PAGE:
Skip to main content
Part of complete coverage on

Together, we can solve the water crisis

By Matt Damon and Gary White
January 21, 2014 -- Updated 2248 GMT (0648 HKT)
A woman in Vilupuram, India, washes pots and pans at her new water point. With safe water at her home, she no longer has to make daily trips to the river. Matt Damon and Gary White co-founded <a href='http://water.org/' target='_blank'>Water.org</a>, a nonprofit that helps communities achieve sustainable water systems. Click through to see the work they are doing throughout the world: A woman in Vilupuram, India, washes pots and pans at her new water point. With safe water at her home, she no longer has to make daily trips to the river. Matt Damon and Gary White co-founded Water.org, a nonprofit that helps communities achieve sustainable water systems. Click through to see the work they are doing throughout the world:
HIDE CAPTION
Safe water transforms lives
Safe water transforms lives
Safe water transforms lives
Safe water transforms lives
Safe water transforms lives
Safe water transforms lives
Safe water transforms lives
<<
<
1
2
3
4
5
6
7
>
>>
STORY HIGHLIGHTS
  • Matt Damon, Gary White: Millions die each year from lack of safe water and sanitation
  • Damon, White: With WaterCredit program, we could help end the global water crisis
  • They say clean water access improve productivity, restore dignity and transform lives
  • Damon, White: We hope more people will get involved with this big but solvable crisis

Editor's note: Matt Damon and Gary White are co-founders of Water.org, a nonprofit that helps communities achieve sustainable water systems. They are participating in the World Economic Forum's annual meeting this week to advocate for universal access to safe water and sanitation. This is one in a series of columns CNN Opinion is publishing in association with the Skoll World Forum on people who are finding new ways to help solve the world's biggest problems.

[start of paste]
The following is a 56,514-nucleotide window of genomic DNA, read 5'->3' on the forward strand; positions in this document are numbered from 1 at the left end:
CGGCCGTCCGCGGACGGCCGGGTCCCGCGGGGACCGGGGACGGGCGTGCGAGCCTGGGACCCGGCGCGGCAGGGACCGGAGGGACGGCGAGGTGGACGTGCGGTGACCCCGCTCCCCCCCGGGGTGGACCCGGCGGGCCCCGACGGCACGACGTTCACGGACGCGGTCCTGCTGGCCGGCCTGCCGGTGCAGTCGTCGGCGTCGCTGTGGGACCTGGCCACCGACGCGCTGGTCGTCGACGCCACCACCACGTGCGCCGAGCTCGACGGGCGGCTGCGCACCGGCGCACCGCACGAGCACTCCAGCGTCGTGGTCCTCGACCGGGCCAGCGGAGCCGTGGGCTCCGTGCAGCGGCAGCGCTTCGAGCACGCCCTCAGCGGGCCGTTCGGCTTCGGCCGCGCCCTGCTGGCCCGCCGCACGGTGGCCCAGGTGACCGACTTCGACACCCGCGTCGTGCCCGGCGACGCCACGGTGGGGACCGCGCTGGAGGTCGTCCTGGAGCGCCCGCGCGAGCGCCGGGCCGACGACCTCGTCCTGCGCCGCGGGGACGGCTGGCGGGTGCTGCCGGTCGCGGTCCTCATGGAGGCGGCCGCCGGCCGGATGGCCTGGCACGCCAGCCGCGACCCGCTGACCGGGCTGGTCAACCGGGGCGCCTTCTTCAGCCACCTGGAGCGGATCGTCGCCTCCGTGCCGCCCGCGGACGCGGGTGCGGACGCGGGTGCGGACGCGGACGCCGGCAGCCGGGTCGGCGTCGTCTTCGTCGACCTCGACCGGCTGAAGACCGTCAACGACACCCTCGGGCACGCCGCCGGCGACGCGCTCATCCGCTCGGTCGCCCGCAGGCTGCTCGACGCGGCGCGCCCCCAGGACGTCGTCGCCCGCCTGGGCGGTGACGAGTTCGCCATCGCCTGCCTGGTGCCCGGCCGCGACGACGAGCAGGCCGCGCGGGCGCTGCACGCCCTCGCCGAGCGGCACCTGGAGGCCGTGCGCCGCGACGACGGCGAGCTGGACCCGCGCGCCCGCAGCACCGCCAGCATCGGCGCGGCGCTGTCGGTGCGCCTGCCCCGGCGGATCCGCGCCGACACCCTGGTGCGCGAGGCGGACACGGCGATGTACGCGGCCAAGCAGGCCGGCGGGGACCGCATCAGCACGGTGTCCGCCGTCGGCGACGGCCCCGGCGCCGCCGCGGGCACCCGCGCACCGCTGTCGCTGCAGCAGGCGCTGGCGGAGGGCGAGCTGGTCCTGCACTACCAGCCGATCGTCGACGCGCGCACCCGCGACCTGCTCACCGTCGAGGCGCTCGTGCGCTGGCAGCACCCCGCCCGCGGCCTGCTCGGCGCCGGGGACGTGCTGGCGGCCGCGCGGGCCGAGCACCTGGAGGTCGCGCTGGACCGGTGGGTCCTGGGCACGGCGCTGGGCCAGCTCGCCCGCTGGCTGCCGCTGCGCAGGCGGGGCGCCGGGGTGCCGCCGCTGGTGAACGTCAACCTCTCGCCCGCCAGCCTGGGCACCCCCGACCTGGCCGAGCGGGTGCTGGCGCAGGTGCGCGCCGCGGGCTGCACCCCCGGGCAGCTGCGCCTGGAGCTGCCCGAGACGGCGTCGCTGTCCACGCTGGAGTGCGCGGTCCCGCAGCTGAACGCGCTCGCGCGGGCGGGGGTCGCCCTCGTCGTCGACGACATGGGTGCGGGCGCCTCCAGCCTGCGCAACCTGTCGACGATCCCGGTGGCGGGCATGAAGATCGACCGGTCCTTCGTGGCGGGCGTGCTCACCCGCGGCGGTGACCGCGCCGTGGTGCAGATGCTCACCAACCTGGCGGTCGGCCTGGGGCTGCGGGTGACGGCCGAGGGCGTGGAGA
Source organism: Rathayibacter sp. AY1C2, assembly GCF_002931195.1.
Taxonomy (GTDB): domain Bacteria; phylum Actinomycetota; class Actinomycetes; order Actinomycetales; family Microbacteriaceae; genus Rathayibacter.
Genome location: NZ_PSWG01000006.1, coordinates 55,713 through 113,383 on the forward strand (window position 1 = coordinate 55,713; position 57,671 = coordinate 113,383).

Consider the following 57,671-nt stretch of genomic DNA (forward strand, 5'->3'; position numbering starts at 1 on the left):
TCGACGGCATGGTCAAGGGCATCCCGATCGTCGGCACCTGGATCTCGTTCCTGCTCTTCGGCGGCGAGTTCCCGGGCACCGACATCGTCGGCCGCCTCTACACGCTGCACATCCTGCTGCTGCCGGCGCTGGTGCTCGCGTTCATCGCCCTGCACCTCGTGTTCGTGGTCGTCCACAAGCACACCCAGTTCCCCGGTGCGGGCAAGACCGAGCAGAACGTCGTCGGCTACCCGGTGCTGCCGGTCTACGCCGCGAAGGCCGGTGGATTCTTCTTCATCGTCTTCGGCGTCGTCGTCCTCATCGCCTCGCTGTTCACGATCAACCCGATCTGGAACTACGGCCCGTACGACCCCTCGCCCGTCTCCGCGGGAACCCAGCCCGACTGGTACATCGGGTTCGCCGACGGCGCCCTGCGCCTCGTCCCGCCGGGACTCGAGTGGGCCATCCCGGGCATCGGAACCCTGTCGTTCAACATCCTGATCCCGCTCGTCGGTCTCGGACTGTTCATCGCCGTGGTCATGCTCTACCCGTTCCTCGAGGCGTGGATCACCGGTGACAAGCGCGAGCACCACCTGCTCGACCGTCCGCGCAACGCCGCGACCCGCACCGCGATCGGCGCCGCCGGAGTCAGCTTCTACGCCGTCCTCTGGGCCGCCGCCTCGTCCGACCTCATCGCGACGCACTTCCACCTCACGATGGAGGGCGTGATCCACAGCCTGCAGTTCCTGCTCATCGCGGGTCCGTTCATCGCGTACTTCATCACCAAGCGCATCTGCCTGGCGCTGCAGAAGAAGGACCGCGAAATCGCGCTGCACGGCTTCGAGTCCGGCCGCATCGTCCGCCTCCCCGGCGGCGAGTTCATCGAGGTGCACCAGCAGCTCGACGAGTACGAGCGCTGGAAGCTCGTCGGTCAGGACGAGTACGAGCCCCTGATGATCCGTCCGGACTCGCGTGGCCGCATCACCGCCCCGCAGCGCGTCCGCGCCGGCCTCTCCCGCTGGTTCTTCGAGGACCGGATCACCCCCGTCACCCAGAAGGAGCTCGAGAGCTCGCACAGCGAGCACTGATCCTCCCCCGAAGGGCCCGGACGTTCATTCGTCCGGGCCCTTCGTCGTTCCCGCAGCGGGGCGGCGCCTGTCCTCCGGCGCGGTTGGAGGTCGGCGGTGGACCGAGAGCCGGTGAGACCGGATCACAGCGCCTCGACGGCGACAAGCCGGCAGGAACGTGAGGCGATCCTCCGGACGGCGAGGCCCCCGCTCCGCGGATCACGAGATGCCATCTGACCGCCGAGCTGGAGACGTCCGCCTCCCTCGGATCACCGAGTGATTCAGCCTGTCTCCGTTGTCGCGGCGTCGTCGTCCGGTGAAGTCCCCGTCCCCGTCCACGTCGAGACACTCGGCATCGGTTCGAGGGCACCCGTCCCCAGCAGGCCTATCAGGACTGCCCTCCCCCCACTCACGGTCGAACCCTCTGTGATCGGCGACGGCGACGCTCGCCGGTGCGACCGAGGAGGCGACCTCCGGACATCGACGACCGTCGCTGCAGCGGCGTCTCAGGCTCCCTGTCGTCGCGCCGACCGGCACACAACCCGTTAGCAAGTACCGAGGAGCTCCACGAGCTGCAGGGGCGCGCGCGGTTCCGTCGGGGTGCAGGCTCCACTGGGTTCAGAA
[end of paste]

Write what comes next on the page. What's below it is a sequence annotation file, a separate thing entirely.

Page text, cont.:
(CNN) -- On separate trips to Guatemala and Zambia in the late 1980s and in the early 2000s, we each saw the devastating effect of the water and sanitation crisis firsthand. We saw a world in which basic needs went drastically unmet -- where a lack of safe water and sanitation robbed men, women and children of health, hope and even life.

In the time it takes us to fill a glass of water -- about 21 seconds -- a child in some part of the world has died because of water-related disease.

Watch video: Gary White on the ubiquitous force

Gary White and Matt Damon
Gary White and Matt Damon

The disturbing fact is that we've known how to deliver safe water and basic sanitation to people for more than 100 years. So, why are people still dying today because of it? Can you imagine if we had a cure for HIV/AIDS and millions of people continue to perish because of the inability to deliver treatment?

It would be outrageous.

Yet, more than 3.4 million people die each year from water, sanitation and hygiene-related causes. Most of these illnesses and deaths can be prevented.

For example, diarrhea remains the second-leading cause of death among children younger than 5 globally. Nearly one in five child deaths -- about 1.5 million each year -- is because of diarrhea. It kills more young children than AIDS, malaria and measles combined.